Fight begins against proposed privatisation of student loan book
25 campuses across Britain start campaign against the possible sale of student loans
Thursday 21 November 2013
Student activists protested nationwide yesterday in a first day of action against the government’s plans to sell the student loans book.
This "national day of action", co-ordinated by Students Assembly Against Austerity, was organised following the Government’s announcement that the loan book could be privatised in 2015. The proposal included plans to lift the low-interest cap that graduates currently pay, meaning that those who graduated between 1998 and 2012 are at risk of paying more.
25 universities took part in the protests yesterday, which saw students at some universities occupying university buildings.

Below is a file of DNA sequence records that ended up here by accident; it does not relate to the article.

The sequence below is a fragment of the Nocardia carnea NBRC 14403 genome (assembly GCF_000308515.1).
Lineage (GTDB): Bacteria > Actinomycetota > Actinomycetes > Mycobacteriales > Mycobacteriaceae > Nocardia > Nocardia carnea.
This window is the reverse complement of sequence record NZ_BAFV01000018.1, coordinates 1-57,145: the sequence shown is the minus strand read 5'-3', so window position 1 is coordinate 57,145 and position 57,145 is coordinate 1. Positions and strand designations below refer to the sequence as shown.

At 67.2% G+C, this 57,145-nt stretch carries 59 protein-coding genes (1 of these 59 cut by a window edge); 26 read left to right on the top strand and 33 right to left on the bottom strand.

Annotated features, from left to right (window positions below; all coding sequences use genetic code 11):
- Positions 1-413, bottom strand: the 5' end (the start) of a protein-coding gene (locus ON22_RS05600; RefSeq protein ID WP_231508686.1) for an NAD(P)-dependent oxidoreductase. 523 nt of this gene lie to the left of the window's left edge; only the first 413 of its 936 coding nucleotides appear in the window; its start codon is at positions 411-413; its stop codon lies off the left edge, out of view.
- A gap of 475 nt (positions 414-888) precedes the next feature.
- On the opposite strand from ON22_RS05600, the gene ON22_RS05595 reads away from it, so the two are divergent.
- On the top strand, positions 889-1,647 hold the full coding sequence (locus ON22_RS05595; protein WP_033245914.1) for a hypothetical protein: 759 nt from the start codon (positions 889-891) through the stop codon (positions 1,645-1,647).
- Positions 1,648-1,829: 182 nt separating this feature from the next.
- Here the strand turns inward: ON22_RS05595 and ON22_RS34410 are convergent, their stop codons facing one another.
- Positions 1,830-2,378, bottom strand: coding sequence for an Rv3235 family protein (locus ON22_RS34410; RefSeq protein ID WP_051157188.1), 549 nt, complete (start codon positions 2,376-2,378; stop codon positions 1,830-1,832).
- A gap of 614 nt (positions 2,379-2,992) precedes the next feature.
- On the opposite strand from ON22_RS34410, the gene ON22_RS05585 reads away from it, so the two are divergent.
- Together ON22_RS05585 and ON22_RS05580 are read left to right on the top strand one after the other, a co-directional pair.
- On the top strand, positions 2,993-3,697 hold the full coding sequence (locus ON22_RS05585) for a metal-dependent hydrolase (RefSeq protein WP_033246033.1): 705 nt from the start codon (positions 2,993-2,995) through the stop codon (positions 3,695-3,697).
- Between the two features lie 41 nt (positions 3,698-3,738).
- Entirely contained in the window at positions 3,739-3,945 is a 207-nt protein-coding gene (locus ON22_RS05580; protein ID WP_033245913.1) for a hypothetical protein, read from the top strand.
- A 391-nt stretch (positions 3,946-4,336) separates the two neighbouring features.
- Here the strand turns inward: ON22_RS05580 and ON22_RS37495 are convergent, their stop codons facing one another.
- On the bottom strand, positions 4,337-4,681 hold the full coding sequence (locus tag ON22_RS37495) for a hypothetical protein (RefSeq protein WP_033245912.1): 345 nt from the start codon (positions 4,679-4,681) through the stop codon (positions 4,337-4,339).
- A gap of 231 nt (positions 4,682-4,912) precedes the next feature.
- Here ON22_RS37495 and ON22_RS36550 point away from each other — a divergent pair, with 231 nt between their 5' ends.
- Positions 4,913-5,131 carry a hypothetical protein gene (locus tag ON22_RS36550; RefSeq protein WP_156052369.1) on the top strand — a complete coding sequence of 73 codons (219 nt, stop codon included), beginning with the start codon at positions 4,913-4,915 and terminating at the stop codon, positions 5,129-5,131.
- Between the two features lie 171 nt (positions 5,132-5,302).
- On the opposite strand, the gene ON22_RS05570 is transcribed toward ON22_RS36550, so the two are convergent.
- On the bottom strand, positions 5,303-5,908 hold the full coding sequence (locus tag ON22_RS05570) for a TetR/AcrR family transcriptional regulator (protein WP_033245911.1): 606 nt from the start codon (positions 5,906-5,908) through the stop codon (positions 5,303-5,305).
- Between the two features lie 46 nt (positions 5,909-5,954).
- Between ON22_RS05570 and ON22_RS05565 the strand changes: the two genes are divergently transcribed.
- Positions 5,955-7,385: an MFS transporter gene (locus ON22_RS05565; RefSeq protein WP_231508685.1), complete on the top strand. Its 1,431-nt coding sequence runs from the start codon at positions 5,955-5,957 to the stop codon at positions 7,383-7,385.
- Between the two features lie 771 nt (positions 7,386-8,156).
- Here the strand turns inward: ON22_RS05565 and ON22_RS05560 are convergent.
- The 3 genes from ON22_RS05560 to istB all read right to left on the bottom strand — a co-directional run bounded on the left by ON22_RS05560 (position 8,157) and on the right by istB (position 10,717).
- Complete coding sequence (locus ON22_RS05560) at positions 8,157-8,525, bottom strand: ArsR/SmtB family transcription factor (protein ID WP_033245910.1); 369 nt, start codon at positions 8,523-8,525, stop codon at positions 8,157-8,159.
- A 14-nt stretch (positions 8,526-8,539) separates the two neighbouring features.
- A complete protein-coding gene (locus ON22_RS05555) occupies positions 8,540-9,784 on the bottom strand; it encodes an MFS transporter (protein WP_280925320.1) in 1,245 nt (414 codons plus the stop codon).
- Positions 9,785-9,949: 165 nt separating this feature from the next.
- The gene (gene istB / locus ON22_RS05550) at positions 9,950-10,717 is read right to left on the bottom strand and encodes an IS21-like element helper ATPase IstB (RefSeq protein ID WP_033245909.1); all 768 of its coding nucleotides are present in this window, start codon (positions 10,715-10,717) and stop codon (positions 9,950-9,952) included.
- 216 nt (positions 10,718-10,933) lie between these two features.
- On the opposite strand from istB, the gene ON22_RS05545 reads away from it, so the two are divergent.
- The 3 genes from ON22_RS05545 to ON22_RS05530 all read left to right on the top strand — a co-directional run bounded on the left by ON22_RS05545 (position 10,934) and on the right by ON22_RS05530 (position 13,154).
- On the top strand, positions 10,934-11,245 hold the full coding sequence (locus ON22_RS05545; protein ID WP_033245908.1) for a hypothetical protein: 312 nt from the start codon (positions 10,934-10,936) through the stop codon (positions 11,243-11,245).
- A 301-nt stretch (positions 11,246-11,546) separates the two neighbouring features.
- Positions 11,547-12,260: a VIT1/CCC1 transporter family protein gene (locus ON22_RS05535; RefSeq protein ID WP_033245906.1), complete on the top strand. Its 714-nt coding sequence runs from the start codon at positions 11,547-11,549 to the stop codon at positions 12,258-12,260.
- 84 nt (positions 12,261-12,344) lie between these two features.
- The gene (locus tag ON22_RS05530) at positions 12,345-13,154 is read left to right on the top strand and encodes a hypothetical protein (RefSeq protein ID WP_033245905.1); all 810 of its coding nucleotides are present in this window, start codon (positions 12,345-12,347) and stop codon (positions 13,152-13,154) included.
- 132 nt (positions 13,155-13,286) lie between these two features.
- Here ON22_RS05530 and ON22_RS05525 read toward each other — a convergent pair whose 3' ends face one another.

NUS Black Students Officer and spokesperson for the Student Assembly Against Austerity Aaron Kiely said today that “through collective, united action we have successfully sounded the alarm about the government’s plans to burden students with even more debt through selling off our student loans to private companies".
“Our aim simple: to force the government to back down and drop the planned privatization of student loans. The Student Assembly Against Austerity will be co-ordinating further actions on this issue in the New Year.”
Josiah Mortimer, who organised the York protest which attracted around 30 students, said ‘It was really important that students took part. We had a rally, with lots of positive responses. It’s revitalised the sense of anger in students, which has been lying dormant since the 2010 fees increase protests.’
Student unions across the country backed the protests for spreading awareness of the issue. Sheffield student union’s education officer Sam Rae said: “The union supports all students’ right to protest, and opposes the privatisation of the student loan book.”
The communications officer for UEA's union, Rosie Rawle, said: “the technicalities of the proposals can be difficult to get to grips with, but the outcomes of privatising the loan book are clear. We are very anti-fees and anti-cuts.”
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